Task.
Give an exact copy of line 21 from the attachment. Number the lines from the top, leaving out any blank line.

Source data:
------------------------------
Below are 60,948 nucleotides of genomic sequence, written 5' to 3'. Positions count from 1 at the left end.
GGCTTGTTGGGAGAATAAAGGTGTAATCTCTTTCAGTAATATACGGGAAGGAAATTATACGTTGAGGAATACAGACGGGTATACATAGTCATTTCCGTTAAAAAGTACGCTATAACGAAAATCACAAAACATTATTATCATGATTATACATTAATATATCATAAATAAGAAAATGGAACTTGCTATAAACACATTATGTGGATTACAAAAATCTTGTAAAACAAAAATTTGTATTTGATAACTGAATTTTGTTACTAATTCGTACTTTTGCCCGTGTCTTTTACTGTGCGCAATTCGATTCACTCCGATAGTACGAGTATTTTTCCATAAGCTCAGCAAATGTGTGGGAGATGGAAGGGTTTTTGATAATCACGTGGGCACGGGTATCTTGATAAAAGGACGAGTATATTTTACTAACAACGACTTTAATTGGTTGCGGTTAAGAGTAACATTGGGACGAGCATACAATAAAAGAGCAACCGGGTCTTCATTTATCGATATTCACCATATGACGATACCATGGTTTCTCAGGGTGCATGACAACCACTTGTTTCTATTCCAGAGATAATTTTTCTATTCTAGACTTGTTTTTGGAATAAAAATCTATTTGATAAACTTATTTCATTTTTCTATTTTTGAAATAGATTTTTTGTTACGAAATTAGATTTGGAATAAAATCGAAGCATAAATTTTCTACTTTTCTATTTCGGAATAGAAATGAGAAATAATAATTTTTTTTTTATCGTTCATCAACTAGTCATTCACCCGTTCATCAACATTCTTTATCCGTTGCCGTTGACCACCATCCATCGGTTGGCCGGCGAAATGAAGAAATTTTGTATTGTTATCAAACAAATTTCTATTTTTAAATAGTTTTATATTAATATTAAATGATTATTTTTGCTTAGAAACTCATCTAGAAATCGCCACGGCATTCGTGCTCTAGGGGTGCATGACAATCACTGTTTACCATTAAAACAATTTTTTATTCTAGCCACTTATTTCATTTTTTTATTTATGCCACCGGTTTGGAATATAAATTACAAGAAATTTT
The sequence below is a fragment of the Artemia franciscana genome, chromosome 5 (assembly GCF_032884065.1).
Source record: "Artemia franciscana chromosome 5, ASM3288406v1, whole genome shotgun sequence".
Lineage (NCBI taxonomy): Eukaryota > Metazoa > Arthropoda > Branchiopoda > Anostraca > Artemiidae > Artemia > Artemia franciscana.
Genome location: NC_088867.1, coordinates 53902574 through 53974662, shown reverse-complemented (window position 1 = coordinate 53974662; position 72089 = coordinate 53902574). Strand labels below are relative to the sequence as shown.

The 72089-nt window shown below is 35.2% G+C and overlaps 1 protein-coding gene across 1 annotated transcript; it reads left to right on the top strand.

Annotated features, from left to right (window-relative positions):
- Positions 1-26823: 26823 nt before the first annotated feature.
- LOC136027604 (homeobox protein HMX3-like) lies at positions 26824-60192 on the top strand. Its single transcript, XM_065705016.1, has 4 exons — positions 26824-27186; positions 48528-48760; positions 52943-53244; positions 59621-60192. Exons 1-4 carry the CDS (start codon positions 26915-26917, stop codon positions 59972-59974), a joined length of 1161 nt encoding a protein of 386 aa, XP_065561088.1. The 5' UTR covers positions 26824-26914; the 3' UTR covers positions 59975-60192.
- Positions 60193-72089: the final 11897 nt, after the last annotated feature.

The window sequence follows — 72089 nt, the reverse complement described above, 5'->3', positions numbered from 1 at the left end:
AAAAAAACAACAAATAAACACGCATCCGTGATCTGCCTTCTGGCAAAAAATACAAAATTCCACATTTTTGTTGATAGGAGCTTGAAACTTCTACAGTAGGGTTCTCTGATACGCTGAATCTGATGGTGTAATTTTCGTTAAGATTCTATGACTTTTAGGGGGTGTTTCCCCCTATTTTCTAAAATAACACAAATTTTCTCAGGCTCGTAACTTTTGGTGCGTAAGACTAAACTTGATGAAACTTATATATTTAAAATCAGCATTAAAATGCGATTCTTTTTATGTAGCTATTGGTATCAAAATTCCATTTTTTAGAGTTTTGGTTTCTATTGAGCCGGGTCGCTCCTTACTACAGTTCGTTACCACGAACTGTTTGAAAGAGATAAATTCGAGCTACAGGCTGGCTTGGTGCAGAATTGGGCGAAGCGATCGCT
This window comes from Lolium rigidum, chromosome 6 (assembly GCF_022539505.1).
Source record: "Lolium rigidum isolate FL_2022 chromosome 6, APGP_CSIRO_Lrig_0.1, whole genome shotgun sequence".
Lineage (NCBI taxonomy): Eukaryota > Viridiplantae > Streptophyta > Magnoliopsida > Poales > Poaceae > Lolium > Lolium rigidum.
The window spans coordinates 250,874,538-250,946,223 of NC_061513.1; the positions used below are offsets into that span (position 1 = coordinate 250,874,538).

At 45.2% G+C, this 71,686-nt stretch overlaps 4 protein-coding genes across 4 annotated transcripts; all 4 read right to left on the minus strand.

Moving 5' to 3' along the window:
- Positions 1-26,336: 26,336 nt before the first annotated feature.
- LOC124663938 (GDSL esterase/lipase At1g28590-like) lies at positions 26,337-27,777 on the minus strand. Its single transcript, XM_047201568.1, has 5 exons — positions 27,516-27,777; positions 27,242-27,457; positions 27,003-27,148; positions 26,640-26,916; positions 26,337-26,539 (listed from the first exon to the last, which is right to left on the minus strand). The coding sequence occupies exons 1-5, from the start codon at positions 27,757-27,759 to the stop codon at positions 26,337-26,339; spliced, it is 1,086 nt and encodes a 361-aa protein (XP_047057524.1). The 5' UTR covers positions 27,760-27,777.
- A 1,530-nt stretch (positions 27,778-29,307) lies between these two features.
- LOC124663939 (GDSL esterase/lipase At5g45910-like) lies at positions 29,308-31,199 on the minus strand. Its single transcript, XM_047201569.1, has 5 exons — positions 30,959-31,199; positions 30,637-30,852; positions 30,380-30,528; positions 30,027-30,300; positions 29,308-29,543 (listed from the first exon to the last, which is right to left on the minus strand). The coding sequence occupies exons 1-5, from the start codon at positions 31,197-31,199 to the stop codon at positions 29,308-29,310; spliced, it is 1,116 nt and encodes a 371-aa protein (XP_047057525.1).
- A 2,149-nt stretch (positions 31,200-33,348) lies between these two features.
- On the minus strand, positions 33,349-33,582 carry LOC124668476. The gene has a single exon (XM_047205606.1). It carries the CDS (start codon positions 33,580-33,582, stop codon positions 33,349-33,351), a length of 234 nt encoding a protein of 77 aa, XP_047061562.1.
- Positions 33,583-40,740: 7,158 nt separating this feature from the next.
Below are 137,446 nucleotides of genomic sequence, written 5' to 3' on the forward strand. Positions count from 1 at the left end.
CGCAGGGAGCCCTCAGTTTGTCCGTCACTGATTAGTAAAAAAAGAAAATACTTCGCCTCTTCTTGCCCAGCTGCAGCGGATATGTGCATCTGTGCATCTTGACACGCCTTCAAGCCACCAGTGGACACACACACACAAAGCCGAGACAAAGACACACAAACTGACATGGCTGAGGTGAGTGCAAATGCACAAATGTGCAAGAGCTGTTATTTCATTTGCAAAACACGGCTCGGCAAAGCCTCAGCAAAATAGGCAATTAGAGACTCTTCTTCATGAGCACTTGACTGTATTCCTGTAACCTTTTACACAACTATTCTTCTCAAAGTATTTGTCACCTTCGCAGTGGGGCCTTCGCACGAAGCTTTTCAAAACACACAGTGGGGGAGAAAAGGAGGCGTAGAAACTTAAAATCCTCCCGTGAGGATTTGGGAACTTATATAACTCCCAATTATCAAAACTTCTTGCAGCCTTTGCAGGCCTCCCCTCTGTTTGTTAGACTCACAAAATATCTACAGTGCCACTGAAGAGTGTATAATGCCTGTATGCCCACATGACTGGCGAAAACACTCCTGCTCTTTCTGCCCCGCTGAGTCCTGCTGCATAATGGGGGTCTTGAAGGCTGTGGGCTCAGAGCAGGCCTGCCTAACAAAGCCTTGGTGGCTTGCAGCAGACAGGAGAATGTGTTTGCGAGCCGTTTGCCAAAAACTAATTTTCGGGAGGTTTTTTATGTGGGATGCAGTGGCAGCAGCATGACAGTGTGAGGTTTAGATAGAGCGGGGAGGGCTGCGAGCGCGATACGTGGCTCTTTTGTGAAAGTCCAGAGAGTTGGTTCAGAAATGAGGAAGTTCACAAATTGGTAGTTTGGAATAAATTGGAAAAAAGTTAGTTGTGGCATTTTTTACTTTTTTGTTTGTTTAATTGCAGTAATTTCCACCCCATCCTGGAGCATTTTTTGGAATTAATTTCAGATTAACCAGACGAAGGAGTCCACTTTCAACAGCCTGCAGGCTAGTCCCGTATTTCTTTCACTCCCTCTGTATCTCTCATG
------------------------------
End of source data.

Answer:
- LOC124663938 (GDSL esterase/lipase At1g28590-like) lies at positions 26,337-27,777 on the minus strand. Its single transcript, XM_047201568.1, has 5 exons — positions 27,516-27,777; positions 27,242-27,457; positions 27,003-27,148; positions 26,640-26,916; positions 26,337-26,539 (listed from the first exon to the last, which is right to left on the minus strand). The coding sequence occupies exons 1-5, from the start codon at positions 27,757-27,759 to the stop codon at positions 26,337-26,339; spliced, it is 1,086 nt and encodes a 361-aa protein (XP_047057524.1). The 5' UTR covers positions 27,760-27,777.